Incentives to Hold: there's a transparent reason why a user would rather hold than spend the token, which may be related specifically to speculated price increases or other non-monetary rewards (Presearch, PROPS). We won’t invest during a token that’s only purpose may be a medium of exchange.

Supply Changes: this will include limiting inflation, meaning the token supply doesn't dilute the worth of all tokens over time, or token burning, where the availability of tokens within the system decreases over time (Binance Coin, Iconomi).

Profit Sharing: a part of the worth that's extracted from the system is given back to the token holders (Augur, NEO, Neon Exchange, Ethorse).

Staking: Having users of a network to lock up their tokens either for network consensus or as a requirement in certain processes. (Bee Network, Open Platform, NuCypher, Video Coin).

Sufficient Liquidity: If the project isn’t proactive about getting listed on multiple exchanges, preferably top-tier exchanges, we'll likely not make an investment.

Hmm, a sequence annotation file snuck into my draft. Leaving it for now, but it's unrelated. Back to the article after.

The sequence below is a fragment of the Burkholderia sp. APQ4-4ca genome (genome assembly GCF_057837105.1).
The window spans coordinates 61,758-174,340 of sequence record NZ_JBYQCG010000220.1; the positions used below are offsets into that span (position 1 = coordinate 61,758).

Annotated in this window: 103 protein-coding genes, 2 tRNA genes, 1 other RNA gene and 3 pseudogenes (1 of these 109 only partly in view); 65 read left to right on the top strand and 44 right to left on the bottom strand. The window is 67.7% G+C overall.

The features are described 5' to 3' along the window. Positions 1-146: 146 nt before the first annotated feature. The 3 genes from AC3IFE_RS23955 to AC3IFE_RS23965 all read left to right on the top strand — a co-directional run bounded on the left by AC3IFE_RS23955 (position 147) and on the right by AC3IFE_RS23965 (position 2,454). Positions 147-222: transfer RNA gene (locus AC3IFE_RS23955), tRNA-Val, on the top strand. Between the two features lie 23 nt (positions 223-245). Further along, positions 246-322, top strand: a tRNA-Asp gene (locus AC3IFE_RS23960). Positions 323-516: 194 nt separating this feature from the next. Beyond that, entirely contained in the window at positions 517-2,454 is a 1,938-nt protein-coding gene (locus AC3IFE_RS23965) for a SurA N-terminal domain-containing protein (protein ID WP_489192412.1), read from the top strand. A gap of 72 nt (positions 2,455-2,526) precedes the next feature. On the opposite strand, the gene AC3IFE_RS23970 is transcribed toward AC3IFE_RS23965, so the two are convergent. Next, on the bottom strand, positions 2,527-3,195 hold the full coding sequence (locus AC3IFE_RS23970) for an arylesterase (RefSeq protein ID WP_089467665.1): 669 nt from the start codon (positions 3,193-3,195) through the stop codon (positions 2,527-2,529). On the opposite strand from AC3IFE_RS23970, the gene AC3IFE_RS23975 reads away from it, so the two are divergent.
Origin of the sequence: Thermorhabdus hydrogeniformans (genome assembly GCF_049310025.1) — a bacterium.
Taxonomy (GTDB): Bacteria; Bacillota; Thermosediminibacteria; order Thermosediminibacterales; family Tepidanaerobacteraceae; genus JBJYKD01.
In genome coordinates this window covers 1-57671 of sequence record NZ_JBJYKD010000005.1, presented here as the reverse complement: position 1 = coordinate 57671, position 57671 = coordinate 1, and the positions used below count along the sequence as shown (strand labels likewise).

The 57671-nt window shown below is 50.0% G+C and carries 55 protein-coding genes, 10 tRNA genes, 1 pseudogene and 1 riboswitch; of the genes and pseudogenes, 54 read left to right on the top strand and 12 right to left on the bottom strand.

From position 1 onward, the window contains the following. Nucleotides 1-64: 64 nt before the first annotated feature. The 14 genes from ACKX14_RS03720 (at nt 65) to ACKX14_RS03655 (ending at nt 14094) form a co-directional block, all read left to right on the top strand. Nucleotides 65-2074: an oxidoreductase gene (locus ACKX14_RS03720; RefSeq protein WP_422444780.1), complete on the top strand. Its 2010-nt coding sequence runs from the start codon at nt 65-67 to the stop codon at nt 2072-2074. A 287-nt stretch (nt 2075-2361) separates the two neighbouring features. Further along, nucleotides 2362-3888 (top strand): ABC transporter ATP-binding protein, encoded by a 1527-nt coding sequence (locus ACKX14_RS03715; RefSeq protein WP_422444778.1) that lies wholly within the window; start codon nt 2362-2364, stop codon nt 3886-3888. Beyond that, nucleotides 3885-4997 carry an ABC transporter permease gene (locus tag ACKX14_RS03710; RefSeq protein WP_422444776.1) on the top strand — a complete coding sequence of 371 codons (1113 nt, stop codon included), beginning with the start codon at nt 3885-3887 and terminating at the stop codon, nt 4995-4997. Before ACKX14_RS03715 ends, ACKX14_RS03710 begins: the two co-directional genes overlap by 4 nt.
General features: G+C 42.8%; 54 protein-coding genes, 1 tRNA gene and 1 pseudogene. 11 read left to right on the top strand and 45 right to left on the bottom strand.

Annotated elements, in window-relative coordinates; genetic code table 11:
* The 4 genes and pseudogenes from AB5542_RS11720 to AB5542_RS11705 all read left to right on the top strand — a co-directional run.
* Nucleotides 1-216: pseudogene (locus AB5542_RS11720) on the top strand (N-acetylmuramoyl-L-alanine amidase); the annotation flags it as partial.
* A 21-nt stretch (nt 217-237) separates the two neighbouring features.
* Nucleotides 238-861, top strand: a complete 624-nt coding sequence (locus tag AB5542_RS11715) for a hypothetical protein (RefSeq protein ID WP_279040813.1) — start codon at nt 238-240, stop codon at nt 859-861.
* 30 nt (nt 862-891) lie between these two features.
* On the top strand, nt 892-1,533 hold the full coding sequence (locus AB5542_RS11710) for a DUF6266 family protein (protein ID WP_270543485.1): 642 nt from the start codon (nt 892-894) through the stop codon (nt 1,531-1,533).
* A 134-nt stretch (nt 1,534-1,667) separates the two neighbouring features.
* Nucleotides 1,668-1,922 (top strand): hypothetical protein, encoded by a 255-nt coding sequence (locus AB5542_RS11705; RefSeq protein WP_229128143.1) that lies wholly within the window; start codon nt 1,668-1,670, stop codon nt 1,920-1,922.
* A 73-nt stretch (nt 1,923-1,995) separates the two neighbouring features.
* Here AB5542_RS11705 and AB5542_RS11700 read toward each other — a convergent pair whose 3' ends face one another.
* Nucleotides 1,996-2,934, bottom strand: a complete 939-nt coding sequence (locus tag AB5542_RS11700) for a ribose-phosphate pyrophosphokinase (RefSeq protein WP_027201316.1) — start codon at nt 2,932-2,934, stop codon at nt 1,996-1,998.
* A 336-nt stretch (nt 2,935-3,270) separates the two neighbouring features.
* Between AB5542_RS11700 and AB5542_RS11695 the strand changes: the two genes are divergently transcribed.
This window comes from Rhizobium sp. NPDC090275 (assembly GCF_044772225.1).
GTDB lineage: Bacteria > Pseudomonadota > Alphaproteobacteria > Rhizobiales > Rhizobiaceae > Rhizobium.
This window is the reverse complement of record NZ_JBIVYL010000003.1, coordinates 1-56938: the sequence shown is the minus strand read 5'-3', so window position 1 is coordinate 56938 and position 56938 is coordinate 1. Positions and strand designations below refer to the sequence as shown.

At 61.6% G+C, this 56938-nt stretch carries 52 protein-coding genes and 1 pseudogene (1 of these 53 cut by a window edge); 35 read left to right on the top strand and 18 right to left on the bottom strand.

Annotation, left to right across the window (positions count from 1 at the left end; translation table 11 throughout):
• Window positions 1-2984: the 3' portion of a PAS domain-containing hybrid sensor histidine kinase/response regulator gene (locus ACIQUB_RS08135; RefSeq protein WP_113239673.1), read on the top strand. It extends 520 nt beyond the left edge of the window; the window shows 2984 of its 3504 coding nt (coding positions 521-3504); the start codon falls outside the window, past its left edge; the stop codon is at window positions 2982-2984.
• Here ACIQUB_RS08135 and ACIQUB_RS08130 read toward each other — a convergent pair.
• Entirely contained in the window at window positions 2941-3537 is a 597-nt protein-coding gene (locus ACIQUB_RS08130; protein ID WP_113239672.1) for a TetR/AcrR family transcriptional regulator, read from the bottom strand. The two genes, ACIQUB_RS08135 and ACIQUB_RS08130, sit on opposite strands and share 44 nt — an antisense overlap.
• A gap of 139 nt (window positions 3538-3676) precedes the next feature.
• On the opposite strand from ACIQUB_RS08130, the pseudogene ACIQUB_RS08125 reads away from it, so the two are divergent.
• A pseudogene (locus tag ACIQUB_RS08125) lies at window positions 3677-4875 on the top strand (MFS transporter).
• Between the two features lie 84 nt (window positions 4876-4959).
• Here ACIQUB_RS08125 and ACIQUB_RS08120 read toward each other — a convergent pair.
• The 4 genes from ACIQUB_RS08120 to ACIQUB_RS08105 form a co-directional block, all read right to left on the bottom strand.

Please note that, as a general rule, we aren't in favor of asset-backed tokens as an investment vehicle at this point . There are not any real drivers of price formation after an initial, relatively small boost for convenience (Sandcoin, OneGram) and therefore the cost is consequently too high (there are far greater returns elsewhere).

Importantly, the effect of implementing strong incentives to carry is multiplicative. Not only will the worth increase be driven by the inherent tokenomics design, but also by speculation directly associated with the implementation of those drivers.

Despite the incredible number of fly-by-night operations within the world of ICOs, it's certain that token generation events are here to remain . Such events are completely transforming the normal risk capital industry and, for savvy investors, are creating fortunes literally overnight. For unsophisticated or undisciplined investors, ICOs are a minefield that ought to probably be avoided. However, for those that perform proper due diligence, the chances increase for realizing breathtaking returns on your investments.

This article is an abbreviated summary of our process for investing in ICOs.

Here at Crypto Asset Management, we’ve also developed more in-depth tools, like our innovative 64-point ICO Scorecard and a more traditional Private Equity Due Diligence Checklist.